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J Physiol. 1991 Nov;443:137-59.

Characterization of a Ca(2+)-dependent anion channel from sheep tracheal epithelium incorporated into planar bilayers.

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Ion Transport Laboratory, National Heart and Lung Institute, London.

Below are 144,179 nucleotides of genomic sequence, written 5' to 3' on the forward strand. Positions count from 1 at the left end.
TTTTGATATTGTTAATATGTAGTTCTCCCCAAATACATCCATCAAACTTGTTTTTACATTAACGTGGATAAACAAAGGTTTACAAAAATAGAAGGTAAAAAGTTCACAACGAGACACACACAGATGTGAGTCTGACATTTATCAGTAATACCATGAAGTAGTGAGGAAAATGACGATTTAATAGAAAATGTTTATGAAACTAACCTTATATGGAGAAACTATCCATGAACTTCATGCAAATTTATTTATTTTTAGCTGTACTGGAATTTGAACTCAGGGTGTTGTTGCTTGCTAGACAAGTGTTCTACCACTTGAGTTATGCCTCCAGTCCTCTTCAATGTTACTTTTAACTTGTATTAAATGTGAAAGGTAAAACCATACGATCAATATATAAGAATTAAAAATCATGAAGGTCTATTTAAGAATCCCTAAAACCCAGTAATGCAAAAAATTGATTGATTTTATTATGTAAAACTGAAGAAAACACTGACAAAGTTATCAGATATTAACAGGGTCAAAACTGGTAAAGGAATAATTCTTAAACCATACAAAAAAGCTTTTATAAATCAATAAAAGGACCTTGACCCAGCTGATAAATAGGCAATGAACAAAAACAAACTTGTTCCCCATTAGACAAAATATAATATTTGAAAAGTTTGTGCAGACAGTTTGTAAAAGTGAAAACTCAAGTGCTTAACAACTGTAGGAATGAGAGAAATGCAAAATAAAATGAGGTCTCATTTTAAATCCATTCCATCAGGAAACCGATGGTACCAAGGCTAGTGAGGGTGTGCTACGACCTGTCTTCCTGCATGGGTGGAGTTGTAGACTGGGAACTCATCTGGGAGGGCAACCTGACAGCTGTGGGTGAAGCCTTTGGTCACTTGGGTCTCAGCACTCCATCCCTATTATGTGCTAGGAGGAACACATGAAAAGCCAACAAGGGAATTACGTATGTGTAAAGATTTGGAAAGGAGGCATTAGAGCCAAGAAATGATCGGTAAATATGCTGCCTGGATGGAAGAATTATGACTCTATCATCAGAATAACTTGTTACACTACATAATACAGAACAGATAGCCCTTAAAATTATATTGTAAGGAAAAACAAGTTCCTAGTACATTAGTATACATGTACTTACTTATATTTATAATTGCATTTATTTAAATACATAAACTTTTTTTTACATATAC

1. Anion-selective channels from the apical membrane of respiratory epithelia are involved in the secretion of chloride into the airway lumen. In cystic fibrosis (CF) there is an abnormality of phosphorylation-regulated chloride transport in this tissue, whilst a calcium-dependent pathway appears to function normally. 2. Using incorporation of apical membrane vesicles into planar phospholipid bilayers, we have characterized the most commonly seen anion-selective channel from sheep tracheal epithelium. 3. In symmetrical 200 mM-NaCl solutions the channel showed rectification, with a chord conductance at negative voltages of 107 pS and at positive voltages of 67 pS. The channel characteristically demonstrated subconductance states at 1/3 and 3/4 of the fully open level. Selectivity for chloride over sodium was approximately 6:1. 4. The channel required a minimum of approximately 100 microM-calcium on the presumed cytoplasmic surface (cis) for opening events to be observed. Open probability (Po) of the fully open state was markedly voltage dependent, but little effect of voltage was seen on the 1/3 subconductance state. 5. The relative permeabilities of monovalent anions monitored under bi-ionic conditions gave the following sequence: NO3- greater than I- greater than Cl- = Br- much much greater than F-. The order of conductances in symmetrical solutions was Cl- = NO3- greater than Br- greater than I- much much greater than F-. 6. The chloride channel blocker 5-nitro-2-(3-phenylpropylamino)-benzoate (NPPB) produced a dose-related reduction in Po with a flickering block at 10-50 microM and complete block at higher concentrations. 7. ATP produced a dose-related reduction in Po with effects at 1 microM and complete closing at 1 mM. These effects were only seen with addition to the cis chamber. 8. The catalytic subunit of protein kinase A, either when incubated with vesicles prior to incorporation into bilayers, or when added directly to either chamber, produced no effect. 9. Channels with very similar properties were seen from transfected human tracheo-bronchial cells. 10. Recent whole-cell patch-clamp studies have suggested a distinct calcium-activated chloride current in secretory epithelia. The described channel has properties in common with this current and may be a candidate for its single-channel basis.

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